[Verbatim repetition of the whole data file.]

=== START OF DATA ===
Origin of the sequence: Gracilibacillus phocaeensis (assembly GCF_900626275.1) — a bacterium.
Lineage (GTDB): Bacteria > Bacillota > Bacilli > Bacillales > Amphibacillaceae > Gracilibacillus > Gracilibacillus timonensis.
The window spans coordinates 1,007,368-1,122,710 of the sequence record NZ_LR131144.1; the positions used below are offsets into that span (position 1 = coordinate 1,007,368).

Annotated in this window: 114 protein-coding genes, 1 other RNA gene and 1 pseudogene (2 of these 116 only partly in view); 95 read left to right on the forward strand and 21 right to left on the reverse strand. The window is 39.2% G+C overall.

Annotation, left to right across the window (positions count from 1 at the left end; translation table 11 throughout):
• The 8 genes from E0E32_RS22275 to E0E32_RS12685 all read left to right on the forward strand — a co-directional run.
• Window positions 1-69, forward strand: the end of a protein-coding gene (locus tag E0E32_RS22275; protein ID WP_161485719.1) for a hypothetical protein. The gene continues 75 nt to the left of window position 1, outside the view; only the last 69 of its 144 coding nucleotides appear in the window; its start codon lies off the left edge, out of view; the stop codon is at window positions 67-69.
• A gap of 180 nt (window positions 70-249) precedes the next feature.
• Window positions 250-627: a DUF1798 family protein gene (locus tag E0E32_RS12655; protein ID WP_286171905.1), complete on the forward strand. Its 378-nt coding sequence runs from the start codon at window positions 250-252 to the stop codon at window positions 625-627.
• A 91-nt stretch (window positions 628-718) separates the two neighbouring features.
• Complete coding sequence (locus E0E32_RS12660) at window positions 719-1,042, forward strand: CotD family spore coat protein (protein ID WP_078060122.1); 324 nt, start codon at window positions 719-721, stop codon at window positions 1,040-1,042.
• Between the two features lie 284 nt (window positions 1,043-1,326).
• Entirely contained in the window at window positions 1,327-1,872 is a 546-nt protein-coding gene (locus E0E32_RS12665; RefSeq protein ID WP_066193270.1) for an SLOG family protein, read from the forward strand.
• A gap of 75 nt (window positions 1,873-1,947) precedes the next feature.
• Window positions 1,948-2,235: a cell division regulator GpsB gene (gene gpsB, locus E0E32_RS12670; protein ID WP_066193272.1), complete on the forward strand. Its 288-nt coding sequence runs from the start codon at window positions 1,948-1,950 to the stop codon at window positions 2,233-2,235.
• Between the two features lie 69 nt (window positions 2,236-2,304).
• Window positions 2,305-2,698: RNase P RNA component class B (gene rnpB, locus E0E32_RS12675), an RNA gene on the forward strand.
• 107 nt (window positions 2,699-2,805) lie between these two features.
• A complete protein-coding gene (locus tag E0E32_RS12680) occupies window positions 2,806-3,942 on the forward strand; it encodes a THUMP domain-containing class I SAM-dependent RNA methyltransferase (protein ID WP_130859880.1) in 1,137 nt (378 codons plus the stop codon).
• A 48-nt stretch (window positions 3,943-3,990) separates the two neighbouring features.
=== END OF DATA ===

Origin of the sequence: Gracilibacillus phocaeensis (assembly GCF_900626275.1) — a bacterium.
Lineage (GTDB): Bacteria > Bacillota > Bacilli > Bacillales > Amphibacillaceae > Gracilibacillus > Gracilibacillus timonensis.
The window spans coordinates 1,007,368-1,122,710 of the sequence record NZ_LR131144.1; the positions used below are offsets into that span (position 1 = coordinate 1,007,368).

Annotated in this window: 114 protein-coding genes, 1 other RNA gene and 1 pseudogene (2 of these 116 only partly in view); 95 read left to right on the forward strand and 21 right to left on the reverse strand. The window is 39.2% G+C overall.

Annotation, left to right across the window (positions count from 1 at the left end; translation table 11 throughout):
• The 8 genes from E0E32_RS22275 to E0E32_RS12685 all read left to right on the forward strand — a co-directional run.
• Window positions 1-69, forward strand: the end of a protein-coding gene (locus tag E0E32_RS22275; protein ID WP_161485719.1) for a hypothetical protein. The gene continues 75 nt to the left of window position 1, outside the view; only the last 69 of its 144 coding nucleotides appear in the window; its start codon lies off the left edge, out of view; the stop codon is at window positions 67-69.
• A gap of 180 nt (window positions 70-249) precedes the next feature.
• Window positions 250-627: a DUF1798 family protein gene (locus tag E0E32_RS12655; protein ID WP_286171905.1), complete on the forward strand. Its 378-nt coding sequence runs from the start codon at window positions 250-252 to the stop codon at window positions 625-627.
• A 91-nt stretch (window positions 628-718) separates the two neighbouring features.
• Complete coding sequence (locus E0E32_RS12660) at window positions 719-1,042, forward strand: CotD family spore coat protein (protein ID WP_078060122.1); 324 nt, start codon at window positions 719-721, stop codon at window positions 1,040-1,042.
• Between the two features lie 284 nt (window positions 1,043-1,326).
• Entirely contained in the window at window positions 1,327-1,872 is a 546-nt protein-coding gene (locus E0E32_RS12665; RefSeq protein ID WP_066193270.1) for an SLOG family protein, read from the forward strand.
• A gap of 75 nt (window positions 1,873-1,947) precedes the next feature.
• Window positions 1,948-2,235: a cell division regulator GpsB gene (gene gpsB, locus E0E32_RS12670; protein ID WP_066193272.1), complete on the forward strand. Its 288-nt coding sequence runs from the start codon at window positions 1,948-1,950 to the stop codon at window positions 2,233-2,235.
• Between the two features lie 69 nt (window positions 2,236-2,304).
• Window positions 2,305-2,698: RNase P RNA component class B (gene rnpB, locus E0E32_RS12675), an RNA gene on the forward strand.
• 107 nt (window positions 2,699-2,805) lie between these two features.
• A complete protein-coding gene (locus tag E0E32_RS12680) occupies window positions 2,806-3,942 on the forward strand; it encodes a THUMP domain-containing class I SAM-dependent RNA methyltransferase (protein ID WP_130859880.1) in 1,137 nt (378 codons plus the stop codon).
• A 48-nt stretch (window positions 3,943-3,990) separates the two neighbouring features.